Home Fashion How The Pandemic Is Impacting The Fashion Industry

How The Pandemic Is Impacting The Fashion Industry

by Margaret Eilers


The unprecedented pandemic has had a tremendous impact on just about every single industry. Whether you look at the health industry being crippled by countless infected patients or businesses deemed non-essential shutting their doors, you can see the impact virtually everywhere you look. Even supermarkets are finding it difficult to stock the shelves with enough food, water, and supplies. It was only a matter of time before it impacted the fashion industry the same.

Potential Happenings in the Fashion World

While in comparison with the devastating impact that other industries may have placed on society, the fashion industry is a creative outlet and one of the major years on year drivers of profitability. The industry itself is incredibly large and the entire global economy would be negatively affected if it collapsed. Not to mention, there would be millions filing for unemployment with plenty of professionals relying on it from designers to artists to retail employees and more.

The Ripple Effect

COVID-19 has moved at a different pace throughout the globe. It has since had an impact on just about every country, but some have been more affected than others. While the latest measures produced by the government of the UK have encouraged people to work from home whenever possible, but those who don’t have the means to do so are being encouraged to go back to work.

While a lot of the more severe rules for lock-down being lifted in a lot of places or even completely, the pandemic continues to ravage the fashion industry and the ultimate fate of the industry still hangs in the balance.

With the potential crisis in Bangladesh to the billions and billions of pounds being donated by various fashion groups, there are plenty of ways in which the industry as a whole is adapting to the changes brought on by the pandemic.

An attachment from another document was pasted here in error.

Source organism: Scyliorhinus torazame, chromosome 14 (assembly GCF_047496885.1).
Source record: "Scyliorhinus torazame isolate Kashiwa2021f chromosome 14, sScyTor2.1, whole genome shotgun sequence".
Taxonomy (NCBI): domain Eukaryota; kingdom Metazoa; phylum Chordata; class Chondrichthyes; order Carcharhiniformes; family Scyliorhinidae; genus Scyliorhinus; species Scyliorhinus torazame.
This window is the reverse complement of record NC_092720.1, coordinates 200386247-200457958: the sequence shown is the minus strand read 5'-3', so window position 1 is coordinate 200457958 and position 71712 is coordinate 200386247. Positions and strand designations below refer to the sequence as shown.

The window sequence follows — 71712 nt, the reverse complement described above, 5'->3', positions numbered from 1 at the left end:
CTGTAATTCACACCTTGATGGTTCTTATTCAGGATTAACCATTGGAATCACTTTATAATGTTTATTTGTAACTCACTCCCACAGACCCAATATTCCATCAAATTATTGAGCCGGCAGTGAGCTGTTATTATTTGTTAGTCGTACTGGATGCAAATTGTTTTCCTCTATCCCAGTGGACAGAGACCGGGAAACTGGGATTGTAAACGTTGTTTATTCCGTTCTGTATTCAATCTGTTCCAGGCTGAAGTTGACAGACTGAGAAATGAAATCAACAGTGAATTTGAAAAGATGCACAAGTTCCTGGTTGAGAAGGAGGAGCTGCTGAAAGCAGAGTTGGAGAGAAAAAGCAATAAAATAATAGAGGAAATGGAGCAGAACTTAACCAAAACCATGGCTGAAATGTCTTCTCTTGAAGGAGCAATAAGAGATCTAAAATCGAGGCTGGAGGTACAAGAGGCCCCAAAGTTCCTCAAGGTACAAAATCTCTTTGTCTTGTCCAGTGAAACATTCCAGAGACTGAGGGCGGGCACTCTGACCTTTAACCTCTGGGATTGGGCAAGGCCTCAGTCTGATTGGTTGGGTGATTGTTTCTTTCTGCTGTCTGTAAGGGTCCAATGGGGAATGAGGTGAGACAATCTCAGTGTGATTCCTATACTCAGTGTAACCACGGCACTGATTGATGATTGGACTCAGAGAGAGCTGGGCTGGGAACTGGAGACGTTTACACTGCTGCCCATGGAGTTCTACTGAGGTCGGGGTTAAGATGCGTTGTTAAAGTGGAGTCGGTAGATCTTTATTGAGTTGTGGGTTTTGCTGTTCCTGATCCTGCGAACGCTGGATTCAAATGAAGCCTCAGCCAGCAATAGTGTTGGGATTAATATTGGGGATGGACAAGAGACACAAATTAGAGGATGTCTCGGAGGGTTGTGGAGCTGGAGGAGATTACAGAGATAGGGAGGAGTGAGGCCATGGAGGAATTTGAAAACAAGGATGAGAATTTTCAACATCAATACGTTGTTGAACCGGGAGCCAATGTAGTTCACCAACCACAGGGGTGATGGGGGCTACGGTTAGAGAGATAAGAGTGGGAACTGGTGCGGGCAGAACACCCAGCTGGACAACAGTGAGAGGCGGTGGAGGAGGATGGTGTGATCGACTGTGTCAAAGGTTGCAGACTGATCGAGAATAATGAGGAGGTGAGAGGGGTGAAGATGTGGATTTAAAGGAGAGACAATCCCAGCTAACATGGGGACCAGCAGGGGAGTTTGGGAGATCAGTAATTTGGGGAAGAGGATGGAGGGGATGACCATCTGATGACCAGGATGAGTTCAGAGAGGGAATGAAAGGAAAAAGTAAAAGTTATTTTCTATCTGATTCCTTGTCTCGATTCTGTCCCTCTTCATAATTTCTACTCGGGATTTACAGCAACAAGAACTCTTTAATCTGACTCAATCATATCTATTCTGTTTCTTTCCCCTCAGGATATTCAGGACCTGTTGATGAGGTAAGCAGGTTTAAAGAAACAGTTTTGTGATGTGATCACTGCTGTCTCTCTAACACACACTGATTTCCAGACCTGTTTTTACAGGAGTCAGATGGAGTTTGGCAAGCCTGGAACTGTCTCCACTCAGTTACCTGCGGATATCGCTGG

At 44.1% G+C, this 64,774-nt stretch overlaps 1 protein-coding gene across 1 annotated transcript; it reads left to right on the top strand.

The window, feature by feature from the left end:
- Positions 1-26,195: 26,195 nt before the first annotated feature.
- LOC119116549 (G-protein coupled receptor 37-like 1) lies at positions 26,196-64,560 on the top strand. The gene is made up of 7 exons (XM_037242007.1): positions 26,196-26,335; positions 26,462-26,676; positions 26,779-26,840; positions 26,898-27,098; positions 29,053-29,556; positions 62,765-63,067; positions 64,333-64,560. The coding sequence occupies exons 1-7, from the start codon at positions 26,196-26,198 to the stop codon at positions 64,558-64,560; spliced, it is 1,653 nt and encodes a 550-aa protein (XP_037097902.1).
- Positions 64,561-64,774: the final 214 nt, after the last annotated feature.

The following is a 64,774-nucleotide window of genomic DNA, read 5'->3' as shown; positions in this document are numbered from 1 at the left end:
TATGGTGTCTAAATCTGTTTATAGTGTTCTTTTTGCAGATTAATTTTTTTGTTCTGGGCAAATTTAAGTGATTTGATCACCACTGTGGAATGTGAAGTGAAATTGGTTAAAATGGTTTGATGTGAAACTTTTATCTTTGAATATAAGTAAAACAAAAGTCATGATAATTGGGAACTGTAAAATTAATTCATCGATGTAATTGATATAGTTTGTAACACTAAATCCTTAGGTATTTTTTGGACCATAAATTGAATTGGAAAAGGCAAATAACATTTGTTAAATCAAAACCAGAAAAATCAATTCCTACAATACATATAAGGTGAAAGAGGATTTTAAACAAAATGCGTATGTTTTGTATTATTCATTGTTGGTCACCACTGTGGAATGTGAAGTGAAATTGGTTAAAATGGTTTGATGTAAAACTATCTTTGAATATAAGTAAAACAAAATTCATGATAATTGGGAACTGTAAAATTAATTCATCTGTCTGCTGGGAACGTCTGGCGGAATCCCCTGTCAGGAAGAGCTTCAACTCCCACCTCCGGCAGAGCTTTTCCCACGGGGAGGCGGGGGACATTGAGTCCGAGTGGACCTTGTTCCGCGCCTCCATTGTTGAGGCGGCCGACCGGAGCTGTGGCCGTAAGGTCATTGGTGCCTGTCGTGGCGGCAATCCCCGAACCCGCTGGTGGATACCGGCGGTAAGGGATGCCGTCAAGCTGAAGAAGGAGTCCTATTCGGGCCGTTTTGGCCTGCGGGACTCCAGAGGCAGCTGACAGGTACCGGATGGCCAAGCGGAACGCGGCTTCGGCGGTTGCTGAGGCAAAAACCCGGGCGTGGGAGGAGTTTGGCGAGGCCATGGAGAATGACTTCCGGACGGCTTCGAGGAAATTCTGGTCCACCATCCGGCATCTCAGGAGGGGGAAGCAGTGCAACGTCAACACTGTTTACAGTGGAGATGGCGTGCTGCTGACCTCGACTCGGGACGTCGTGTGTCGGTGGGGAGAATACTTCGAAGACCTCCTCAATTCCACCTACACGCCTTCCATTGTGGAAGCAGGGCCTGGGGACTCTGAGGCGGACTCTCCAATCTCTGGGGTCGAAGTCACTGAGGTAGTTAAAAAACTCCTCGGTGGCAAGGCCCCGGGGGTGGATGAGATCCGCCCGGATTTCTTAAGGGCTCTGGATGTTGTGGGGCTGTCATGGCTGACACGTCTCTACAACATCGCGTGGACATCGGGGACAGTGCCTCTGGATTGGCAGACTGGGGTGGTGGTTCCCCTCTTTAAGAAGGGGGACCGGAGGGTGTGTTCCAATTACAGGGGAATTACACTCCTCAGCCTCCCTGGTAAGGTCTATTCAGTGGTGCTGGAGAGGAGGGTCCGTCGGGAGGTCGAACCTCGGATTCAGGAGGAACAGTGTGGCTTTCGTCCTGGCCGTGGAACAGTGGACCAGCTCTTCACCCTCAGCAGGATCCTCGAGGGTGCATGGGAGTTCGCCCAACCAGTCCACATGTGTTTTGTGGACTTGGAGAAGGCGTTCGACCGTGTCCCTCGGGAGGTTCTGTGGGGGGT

Social Media Updates and Influence

People all over social media throughout France went on the popular social media platform, Twitter to voice their pleasure and to showcase pictures and videos of shoppers queuing up outside all of the fashion shops after the lock-down was completely lifted.

There were reports that Zara had a poster welcoming the shoppers. Whereas, BHV a large department store in France, shoppers were told to put on their masks and to sanitise their hands prior to entering the store. Excitement throughout could be felt worldwide and many enthusiastic shoppers where once again out in force, even pregnant ladies where back asking “can i wear shape wear whilst pregnant?” enforcing the belief that social distancing was working.

Anticipation and Hope Moving Forward

While many were expressing their emotions at the various scenes of shoppers being able to return to the store aisles, everything isn’t completely back to normal. In fact, in the capital Paris, the entire city maintains its city-wide lock-down with much tighter rules. The entire country is essentially split into green and red zones according to the BBC.

This lift of the lock-down in France should provide a good case study for how shoppers intend on reacting to the lifting of the restrictions in the coming months for the entire fashion industry in Europe.

While a lot of those who are classified as non-essential workers will likely feel as if they are ‘sitting ducks’ throughout the course of the pandemic, a lot of those who have the means and who have influence have been looking to find ways to contribute.

For instance, Anna Rosa Vitello and Bettina Looney helped each other coordinate a wardrobe clear out directly on their Instagram stories where they looked to sell off clothing to raise money for Help Them Help Us and Doctors Without Borders charities.

They were looking to create both fun and creative ways to raise funds for charities who need the most help during this crisis.


Because of the downturn in the economy and spending, a lot of western brands have cancelled orders from Bangladeshi suppliers which has the potential to turn into a complete humanitarian crisis.